Microsoft continues its release of protocol documentation as the company laid out in its Interoperability Principles earlier this year in response to a more open market and continued anti-trust scrutiny.
But it's too early to tell what impact those releases will have on the company or its partners and competitors.
Monday marked the latest round of information, as Microsoft posted the first finalized version of documentation on protocols for Office 2007, SharePoint 2007 and Exchange Server 2007, as well as 5,000 new pages of information on the binary file formats found in versions of Office before Office 2007, online.
The binary file format documentation had already been released, though in a different form. This round of binary file documents moves them to templates that make them much more consistent with the rest of Microsoft's documentation. The move to standard templates signals that Microsoft wants to be better prepared to more easily release documentation going forward, and that the company understands developers would prefer something easy to navigate.
Version 1.0 of the protocol documentation is also accompanied by pricing to license patents that are intertwined with some of the detailed protocols. Those patents will be listed in patent maps available upon request. However, patent maps are available online for Microsoft's separate Work Group Server Protocol Program and Communications Protocol Program.
The protocol patents don't come as cheap as some small time implementers would hope. Non-commercial open source distribution of the implementations don't cost implementers a dime, but they cost those hoping to make money 1% of the revenue gained by implementing the protocol documentation in their products, including $10,000 in non-refundable royalties up front. Since they are based on revenue, these royalty terms would also give Microsoft insight into revenues of competitors and partners to which the company otherwise wouldn't have access.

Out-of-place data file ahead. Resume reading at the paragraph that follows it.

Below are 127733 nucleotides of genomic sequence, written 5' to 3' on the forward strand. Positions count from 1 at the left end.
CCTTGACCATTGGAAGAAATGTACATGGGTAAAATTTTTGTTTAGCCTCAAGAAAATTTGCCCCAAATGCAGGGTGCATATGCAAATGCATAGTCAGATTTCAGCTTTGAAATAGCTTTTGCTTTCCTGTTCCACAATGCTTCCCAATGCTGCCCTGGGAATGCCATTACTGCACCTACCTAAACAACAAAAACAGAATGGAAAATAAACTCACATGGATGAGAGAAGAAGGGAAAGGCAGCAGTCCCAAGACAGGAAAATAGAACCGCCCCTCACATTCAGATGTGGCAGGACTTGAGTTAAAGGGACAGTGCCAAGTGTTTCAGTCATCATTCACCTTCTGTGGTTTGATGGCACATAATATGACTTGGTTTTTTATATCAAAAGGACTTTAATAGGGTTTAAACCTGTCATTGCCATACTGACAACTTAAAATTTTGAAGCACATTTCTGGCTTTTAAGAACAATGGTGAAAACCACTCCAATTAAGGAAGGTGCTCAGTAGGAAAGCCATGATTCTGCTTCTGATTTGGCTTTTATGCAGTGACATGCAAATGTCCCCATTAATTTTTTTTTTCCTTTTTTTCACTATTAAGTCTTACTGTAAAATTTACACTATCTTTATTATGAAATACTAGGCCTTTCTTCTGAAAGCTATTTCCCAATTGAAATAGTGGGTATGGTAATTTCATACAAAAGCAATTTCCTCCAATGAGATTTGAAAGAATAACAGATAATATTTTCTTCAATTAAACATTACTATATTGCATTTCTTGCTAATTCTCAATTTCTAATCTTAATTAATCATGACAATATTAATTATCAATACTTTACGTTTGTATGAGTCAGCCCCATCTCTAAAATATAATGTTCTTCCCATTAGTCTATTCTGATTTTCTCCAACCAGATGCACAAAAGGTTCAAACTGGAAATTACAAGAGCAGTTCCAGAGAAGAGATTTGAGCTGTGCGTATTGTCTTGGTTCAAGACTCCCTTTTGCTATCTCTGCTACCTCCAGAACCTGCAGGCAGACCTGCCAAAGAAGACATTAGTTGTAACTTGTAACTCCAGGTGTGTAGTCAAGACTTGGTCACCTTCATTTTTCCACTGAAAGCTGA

In addition, there's a minimum royalty ranging from 10 cents per user for an online service implementing a Windows Vista or Windows Server protocol patent to $85.54 per copy of a product that doesn't fall under the categories of client application, server application, online service or device application but implements non-Windows protocol patents. For cheap products, that would likely raise the royalty rates far beyond 1% of revenue.
This round of document dumps almost certainly doesn't mark the end of the process for Microsoft, which has said it will continue to release information on protocols in those three products as well as Windows, Windows Server, and SQL Server.
"This doesn't mean we're done updating and it doesn't mean we won't improve the documentation," Craig Shank, Microsoft's new general manager of interoperability, said in an interview.
Shank takes over for Tom Robertson and will be in charge of driving both interoperability and standards for the company. Robertson, the company's former general manager for standards and interoperability, is now associate general counsel for Microsoft's office business.
In the past few months, Microsoft has begun hosting events called "Plugfests" where companies and entities licensing Microsoft's patents come together to discuss and test implementations of Microsoft's protocols. Among the participants have been Samba, Sun, Apple, and NetApp.
According to Shank, Microsoft and the implementers have begun to discover that in some cases, implementation problems -- and therefore interoperability problems -- are caused not by Microsoft, but because of incorrect implementations between two non-Microsoft parties.
"As we've had people in to do this, we've had dramatic increase in interoperability and significant increase in collaboration between the implementers," Shank said. However, it's so far unclear exactly how the documentation has increased interoperability between and among products. In a statement, Juniper Networks remarked that the documentation has helped its developers update its access control products, but didn't give any concrete details on exactly how it has helped.
Microsoft also is beginning to work on ways to make its Open XML Office file formats more interoperable with OpenDocument Format (ODF) and China's Uniform Office Format (UOF). The company's held a number of roundtables to test interoperability between implementations of Open XML and the ODF and has begun developing new translators between OpenXML and both UOF and ODF. The company has committed to including more support for both formats in future version of Office.